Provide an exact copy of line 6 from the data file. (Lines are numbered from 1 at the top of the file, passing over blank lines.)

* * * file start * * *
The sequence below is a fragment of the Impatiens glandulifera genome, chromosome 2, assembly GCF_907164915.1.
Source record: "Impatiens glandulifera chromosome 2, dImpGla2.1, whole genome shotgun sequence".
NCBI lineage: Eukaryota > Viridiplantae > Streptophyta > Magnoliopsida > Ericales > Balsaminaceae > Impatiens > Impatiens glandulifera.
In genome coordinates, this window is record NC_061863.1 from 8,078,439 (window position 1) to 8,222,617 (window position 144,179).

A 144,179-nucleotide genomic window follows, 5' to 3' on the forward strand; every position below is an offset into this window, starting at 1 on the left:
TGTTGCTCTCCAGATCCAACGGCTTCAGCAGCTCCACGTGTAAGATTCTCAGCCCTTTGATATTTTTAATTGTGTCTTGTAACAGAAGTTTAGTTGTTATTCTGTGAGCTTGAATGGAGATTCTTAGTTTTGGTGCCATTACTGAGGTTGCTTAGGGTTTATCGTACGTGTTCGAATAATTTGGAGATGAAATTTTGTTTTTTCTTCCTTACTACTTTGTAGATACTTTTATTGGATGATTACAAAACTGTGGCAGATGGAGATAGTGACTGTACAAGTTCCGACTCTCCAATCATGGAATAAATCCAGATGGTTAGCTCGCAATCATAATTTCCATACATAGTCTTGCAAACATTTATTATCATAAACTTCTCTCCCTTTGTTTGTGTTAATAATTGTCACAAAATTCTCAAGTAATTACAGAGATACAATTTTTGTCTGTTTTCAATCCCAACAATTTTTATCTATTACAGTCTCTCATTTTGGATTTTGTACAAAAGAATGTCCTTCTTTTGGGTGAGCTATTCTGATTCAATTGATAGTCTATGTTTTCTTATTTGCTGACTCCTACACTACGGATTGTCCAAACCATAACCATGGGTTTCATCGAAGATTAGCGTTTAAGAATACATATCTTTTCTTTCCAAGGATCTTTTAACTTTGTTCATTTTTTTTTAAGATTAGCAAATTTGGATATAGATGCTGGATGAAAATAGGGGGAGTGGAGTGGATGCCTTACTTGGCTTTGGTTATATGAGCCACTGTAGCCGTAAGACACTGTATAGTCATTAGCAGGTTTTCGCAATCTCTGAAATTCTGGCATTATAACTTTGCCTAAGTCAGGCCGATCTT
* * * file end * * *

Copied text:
TGTTGCTCTCCAGATCCAACGGCTTCAGCAGCTCCACGTGTAAGATTCTCAGCCCTTTGATATTTTTAATTGTGTCTTGTAACAGAAGTTTAGTTGTTATTCTGTGAGCTTGAATGGAGATTCTTAGTTTTGGTGCCATTACTGAGGTTGCTTAGGGTTTATCGTACGTGTTCGAATAATTTGGAGATGAAATTTTGTTTTTTCTTCCTTACTACTTTGTAGATACTTTTATTGGATGATTACAAAACTGTGGCAGATGGAGATAGTGACTGTACAAGTTCCGACTCTCCAATCATGGAATAAATCCAGATGGTTAGCTCGCAATCATAATTTCCATACATAGTCTTGCAAACATTTATTATCATAAACTTCTCTCCCTTTGTTTGTGTTAATAATTGTCACAAAATTCTCAAGTAATTACAGAGATACAATTTTTGTCTGTTTTCAATCCCAACAATTTTTATCTATTACAGTCTCTCATTTTGGATTTTGTACAAAAGAATGTCCTTCTTTTGGGTGAGCTATTCTGATTCAATTGATAGTCTATGTTTTCTTATTTGCTGACTCCTACACTACGGATTGTCCAAACCATAACCATGGGTTTCATCGAAGATTAGCGTTTAAGAATACATATCTTTTCTTTCCAAGGATCTTTTAACTTTGTTCATTTTTTTTTAAGATTAGCAAATTTGGATATAGATGCTGGATGAAAATAGGGGGAGTGGAGTGGATGCCTTACTTGGCTTTGGTTATATGAGCCACTGTAGCCGTAAGACACTGTATAGTCATTAGCAGGTTTTCGCAATCTCTGAAATTCTGGCATTATAACTTTGCCTAAGTCAGGCCGATCTT